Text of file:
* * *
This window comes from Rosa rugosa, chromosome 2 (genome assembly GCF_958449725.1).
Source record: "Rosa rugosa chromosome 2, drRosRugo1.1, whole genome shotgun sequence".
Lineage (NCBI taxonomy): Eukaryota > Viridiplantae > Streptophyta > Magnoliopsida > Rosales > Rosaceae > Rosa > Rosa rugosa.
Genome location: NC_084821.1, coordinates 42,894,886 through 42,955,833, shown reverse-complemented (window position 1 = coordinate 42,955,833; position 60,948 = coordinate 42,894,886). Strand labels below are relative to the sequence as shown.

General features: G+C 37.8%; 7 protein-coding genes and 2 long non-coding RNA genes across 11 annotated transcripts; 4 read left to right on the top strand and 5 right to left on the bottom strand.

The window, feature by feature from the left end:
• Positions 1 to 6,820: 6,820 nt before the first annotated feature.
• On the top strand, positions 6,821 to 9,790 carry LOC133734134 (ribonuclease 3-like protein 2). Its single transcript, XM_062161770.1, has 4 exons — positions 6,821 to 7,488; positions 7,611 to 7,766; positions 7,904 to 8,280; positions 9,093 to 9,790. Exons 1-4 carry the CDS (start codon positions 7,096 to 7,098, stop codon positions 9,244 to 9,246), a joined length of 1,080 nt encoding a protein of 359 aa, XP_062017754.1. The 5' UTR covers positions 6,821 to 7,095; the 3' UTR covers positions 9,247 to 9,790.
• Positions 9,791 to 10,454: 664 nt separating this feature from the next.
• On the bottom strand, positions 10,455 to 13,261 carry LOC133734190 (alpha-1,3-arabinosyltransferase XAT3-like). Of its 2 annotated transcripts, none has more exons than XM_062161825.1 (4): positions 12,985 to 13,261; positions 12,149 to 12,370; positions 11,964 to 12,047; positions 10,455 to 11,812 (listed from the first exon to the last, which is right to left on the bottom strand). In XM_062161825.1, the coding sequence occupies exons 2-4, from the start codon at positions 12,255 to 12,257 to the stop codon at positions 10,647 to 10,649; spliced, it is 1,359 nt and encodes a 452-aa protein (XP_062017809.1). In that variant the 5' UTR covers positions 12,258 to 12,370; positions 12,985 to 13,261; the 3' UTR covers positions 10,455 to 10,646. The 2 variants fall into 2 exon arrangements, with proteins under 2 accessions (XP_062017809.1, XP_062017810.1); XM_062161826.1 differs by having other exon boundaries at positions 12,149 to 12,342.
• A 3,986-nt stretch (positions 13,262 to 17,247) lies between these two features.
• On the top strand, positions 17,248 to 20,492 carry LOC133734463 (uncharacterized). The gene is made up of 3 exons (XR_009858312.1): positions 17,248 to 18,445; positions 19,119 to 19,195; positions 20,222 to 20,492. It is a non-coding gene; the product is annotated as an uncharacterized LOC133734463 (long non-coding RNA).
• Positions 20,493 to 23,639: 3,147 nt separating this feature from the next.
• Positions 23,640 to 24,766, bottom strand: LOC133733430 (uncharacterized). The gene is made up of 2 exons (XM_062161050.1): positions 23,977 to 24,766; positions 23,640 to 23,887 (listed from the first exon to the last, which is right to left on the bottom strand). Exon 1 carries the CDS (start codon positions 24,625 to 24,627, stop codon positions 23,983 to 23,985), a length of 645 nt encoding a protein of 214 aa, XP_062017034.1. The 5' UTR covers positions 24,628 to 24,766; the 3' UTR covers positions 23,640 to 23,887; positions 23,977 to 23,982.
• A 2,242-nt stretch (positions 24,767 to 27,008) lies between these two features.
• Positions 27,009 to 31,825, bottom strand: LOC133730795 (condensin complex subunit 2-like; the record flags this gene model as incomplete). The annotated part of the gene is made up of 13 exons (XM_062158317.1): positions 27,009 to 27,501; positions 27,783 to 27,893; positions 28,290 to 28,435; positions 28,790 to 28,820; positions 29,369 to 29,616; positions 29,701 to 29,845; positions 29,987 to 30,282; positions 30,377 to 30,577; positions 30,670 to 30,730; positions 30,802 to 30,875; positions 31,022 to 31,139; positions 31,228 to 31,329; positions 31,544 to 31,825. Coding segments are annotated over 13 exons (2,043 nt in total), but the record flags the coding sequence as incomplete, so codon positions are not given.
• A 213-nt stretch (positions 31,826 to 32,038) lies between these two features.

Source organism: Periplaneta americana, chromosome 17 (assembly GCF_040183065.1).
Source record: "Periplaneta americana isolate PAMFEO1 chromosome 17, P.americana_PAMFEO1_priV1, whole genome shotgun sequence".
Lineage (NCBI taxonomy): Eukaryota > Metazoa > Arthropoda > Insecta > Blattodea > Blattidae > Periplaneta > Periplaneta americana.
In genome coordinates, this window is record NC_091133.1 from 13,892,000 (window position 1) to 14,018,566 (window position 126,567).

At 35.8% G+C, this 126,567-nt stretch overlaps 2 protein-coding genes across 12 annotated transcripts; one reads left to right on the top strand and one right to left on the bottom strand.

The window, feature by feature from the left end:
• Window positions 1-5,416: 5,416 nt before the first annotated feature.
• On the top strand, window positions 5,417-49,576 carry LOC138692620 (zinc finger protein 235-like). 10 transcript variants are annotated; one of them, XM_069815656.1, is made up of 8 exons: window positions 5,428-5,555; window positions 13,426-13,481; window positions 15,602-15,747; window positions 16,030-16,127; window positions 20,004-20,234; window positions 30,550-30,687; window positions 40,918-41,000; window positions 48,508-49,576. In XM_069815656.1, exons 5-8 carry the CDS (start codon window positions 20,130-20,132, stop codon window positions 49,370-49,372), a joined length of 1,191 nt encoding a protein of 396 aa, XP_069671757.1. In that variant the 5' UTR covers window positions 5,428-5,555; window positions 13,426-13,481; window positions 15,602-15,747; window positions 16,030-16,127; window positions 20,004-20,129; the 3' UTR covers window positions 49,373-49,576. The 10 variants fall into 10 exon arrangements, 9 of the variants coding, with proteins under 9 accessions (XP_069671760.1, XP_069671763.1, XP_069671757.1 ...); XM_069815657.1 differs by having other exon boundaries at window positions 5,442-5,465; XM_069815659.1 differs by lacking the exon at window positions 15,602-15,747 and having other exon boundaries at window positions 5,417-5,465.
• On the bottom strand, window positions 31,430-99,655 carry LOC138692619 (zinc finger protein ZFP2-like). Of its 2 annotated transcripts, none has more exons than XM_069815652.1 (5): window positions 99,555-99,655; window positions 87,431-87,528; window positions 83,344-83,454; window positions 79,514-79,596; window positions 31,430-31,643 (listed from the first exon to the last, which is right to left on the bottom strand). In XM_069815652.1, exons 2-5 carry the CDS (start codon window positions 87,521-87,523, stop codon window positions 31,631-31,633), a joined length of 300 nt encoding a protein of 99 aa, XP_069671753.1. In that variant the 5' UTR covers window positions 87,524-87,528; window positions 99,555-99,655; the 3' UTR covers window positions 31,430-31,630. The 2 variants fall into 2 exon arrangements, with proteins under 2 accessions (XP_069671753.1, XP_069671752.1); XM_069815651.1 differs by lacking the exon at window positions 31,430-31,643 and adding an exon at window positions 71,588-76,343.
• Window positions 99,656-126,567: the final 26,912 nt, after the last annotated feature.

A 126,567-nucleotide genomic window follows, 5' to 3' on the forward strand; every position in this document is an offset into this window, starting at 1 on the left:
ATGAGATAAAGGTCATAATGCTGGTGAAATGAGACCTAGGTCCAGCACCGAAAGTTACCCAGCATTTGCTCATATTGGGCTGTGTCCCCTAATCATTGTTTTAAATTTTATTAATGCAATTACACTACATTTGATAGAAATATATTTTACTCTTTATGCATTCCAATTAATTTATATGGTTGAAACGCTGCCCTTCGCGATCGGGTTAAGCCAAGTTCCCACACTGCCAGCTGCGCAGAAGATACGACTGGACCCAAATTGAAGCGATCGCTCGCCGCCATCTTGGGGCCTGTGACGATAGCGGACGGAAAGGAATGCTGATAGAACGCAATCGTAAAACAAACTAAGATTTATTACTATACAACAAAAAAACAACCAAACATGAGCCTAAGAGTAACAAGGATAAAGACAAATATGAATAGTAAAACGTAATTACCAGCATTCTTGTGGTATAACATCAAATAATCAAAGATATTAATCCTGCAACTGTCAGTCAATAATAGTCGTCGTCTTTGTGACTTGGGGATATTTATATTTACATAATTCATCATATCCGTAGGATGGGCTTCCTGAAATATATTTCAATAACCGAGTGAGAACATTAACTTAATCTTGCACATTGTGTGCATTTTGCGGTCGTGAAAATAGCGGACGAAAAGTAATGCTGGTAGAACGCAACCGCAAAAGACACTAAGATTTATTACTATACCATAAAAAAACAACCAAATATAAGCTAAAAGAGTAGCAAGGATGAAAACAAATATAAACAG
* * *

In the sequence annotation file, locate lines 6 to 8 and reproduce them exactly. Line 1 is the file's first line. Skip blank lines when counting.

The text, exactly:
The window, feature by feature from the left end:
• Positions 1 to 6,820: 6,820 nt before the first annotated feature.
• On the top strand, positions 6,821 to 9,790 carry LOC133734134 (ribonuclease 3-like protein 2). Its single transcript, XM_062161770.1, has 4 exons — positions 6,821 to 7,488; positions 7,611 to 7,766; positions 7,904 to 8,280; positions 9,093 to 9,790. Exons 1-4 carry the CDS (start codon positions 7,096 to 7,098, stop codon positions 9,244 to 9,246), a joined length of 1,080 nt encoding a protein of 359 aa, XP_062017754.1. The 5' UTR covers positions 6,821 to 7,095; the 3' UTR covers positions 9,247 to 9,790.